Don’t Get Caught Up With The Wrong Clinic And Regret It – Public Warning!
KNOW HOW TO PROTECT YOURSELF WHEN SEEKING COSMETIC PROCEDURES OR SURGERY.
On 28 September 2017, the NSW Health Care Complaints Commission released a Public Warning relating to the unsafe and illegal practices of some Beauty Salons and Cosmetic Clinics.
So what does that mean for YOU?
Basically, it means that there are lots of Clinics out there, right now, pretending to be above-board and credible, and supposedly working under the supervision of a registered Medical Practitioner, but in reality, they are NOT! They are relying on the general public being unaware of the Regulations and thereby are putting the health and safety of their clients at risk.
So, what are the Regulations and what can you do to protect yourself?
First and foremost – Do your research thoroughly and confirm all the following points BEFORE consenting to any cosmetic procedure whether it be surgical or non-surgical.
1. By law, you must always be first assessed by a registered Medical Practitioner (i.e. A Doctor, not a Nurse) prior to any Non-Surgical Cosmetic Procedures such as:
- Botox, Xeomin or Dysport
- Dermal fillers
- Local Anaesthetics such as Lidocaine – whether administered by injection OR cream form!
By law, BEFORE any of the above Schedule 4 medications can be administered, you must have first been consulted by a registered Medical Practitioner (not a Nurse) from that clinic and be under the direct care or supervision of that Medical Practitioner.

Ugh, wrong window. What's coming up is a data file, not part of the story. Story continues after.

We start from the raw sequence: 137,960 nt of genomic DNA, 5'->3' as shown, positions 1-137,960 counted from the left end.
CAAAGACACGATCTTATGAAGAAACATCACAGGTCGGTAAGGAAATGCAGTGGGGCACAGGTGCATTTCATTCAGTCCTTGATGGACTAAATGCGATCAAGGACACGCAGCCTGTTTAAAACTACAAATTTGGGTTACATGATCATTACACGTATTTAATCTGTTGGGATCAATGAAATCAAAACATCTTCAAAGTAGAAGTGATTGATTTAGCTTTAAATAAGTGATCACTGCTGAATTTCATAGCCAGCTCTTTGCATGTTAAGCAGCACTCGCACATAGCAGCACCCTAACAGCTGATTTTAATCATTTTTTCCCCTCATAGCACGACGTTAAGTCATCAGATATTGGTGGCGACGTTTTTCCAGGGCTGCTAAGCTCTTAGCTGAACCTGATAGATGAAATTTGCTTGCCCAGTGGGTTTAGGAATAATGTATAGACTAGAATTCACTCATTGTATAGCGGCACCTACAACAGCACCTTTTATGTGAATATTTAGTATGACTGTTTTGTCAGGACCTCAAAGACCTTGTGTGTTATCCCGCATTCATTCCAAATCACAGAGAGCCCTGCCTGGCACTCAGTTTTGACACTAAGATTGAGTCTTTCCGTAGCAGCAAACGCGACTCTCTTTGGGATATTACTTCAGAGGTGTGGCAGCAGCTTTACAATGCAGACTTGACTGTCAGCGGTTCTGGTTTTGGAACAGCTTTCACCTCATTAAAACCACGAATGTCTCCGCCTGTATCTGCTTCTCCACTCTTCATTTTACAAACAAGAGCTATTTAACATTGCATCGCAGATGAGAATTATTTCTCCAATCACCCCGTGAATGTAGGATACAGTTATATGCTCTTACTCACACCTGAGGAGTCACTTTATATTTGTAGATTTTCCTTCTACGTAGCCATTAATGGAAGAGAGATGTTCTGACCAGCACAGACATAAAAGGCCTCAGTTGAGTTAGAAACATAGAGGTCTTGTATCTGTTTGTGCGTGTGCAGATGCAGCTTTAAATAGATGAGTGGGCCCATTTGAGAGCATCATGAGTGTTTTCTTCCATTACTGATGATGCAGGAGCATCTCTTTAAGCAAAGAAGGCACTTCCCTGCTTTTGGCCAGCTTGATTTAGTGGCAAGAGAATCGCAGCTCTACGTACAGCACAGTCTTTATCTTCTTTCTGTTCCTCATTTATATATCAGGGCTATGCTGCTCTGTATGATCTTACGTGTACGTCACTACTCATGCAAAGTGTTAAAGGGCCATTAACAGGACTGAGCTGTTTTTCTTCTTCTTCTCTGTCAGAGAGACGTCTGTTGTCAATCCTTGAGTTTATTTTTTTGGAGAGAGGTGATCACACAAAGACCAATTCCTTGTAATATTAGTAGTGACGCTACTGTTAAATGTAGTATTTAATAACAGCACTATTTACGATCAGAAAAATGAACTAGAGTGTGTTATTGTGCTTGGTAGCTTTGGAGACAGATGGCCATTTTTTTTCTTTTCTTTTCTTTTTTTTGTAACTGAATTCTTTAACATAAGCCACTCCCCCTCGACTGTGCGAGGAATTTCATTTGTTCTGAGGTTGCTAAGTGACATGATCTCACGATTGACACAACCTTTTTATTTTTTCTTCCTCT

The administration of medications by non-registered and unqualified persons is dangerous! Consumers who receive treatments in these circumstances are taking enormous risks that could ultimately lead to life changing injuries or even death – as sadly happened in Sydney this year, resulting in the death of a Beauty Salon owner who received injections into her breasts by an unqualified practitioner.
Also worth mentioning, to receive any of the above treatments from a Registered Nurse after being consulted only by the Registered Nurse (instead of a registered Medical Practitioner) is also both dangerous and illegal!
2. Are the products being offered to you listed on the Australian Register of Therapeutic Goods (ARTG)?
The import and supply of medications that are not listed on the Australian Register of Therapeutic Goods (ARTG) is illegal and very dangerous since there is no way of determining the safety of these medicines.